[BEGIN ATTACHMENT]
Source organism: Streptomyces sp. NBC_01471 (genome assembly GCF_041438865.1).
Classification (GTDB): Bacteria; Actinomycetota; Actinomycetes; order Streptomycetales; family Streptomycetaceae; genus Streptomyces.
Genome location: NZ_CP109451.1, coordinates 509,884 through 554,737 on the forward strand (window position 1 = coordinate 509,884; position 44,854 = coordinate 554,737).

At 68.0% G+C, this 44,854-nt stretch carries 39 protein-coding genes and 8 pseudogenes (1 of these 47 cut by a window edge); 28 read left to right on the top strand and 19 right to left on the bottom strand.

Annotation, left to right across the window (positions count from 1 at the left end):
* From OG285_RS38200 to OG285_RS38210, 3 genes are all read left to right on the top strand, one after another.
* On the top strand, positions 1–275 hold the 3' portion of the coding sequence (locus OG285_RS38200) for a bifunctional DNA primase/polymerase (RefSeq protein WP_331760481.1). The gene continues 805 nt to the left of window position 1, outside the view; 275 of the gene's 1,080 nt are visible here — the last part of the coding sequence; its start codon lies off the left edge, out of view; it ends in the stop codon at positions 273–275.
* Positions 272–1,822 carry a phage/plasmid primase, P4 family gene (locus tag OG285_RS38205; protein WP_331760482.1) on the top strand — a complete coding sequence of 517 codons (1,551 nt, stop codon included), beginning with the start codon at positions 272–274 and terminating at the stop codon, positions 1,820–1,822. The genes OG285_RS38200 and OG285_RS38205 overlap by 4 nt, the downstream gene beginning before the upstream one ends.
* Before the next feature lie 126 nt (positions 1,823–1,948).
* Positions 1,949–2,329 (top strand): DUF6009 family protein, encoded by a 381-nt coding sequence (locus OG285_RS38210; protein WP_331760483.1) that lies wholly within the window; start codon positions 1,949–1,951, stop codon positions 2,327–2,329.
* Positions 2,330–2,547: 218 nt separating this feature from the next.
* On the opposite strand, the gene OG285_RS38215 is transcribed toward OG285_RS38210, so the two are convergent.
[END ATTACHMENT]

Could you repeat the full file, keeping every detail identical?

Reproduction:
Source organism: Streptomyces sp. NBC_01471 (genome assembly GCF_041438865.1).
Classification (GTDB): Bacteria; Actinomycetota; Actinomycetes; order Streptomycetales; family Streptomycetaceae; genus Streptomyces.
Genome location: NZ_CP109451.1, coordinates 509,884 through 554,737 on the forward strand (window position 1 = coordinate 509,884; position 44,854 = coordinate 554,737).

At 68.0% G+C, this 44,854-nt stretch carries 39 protein-coding genes and 8 pseudogenes (1 of these 47 cut by a window edge); 28 read left to right on the top strand and 19 right to left on the bottom strand.

Annotation, left to right across the window (positions count from 1 at the left end):
* From OG285_RS38200 to OG285_RS38210, 3 genes are all read left to right on the top strand, one after another.
* On the top strand, positions 1–275 hold the 3' portion of the coding sequence (locus OG285_RS38200) for a bifunctional DNA primase/polymerase (RefSeq protein WP_331760481.1). The gene continues 805 nt to the left of window position 1, outside the view; 275 of the gene's 1,080 nt are visible here — the last part of the coding sequence; its start codon lies off the left edge, out of view; it ends in the stop codon at positions 273–275.
* Positions 272–1,822 carry a phage/plasmid primase, P4 family gene (locus tag OG285_RS38205; protein WP_331760482.1) on the top strand — a complete coding sequence of 517 codons (1,551 nt, stop codon included), beginning with the start codon at positions 272–274 and terminating at the stop codon, positions 1,820–1,822. The genes OG285_RS38200 and OG285_RS38205 overlap by 4 nt, the downstream gene beginning before the upstream one ends.
* Before the next feature lie 126 nt (positions 1,823–1,948).
* Positions 1,949–2,329 (top strand): DUF6009 family protein, encoded by a 381-nt coding sequence (locus OG285_RS38210; protein WP_331760483.1) that lies wholly within the window; start codon positions 1,949–1,951, stop codon positions 2,327–2,329.
* Positions 2,330–2,547: 218 nt separating this feature from the next.
* On the opposite strand, the gene OG285_RS38215 is transcribed toward OG285_RS38210, so the two are convergent.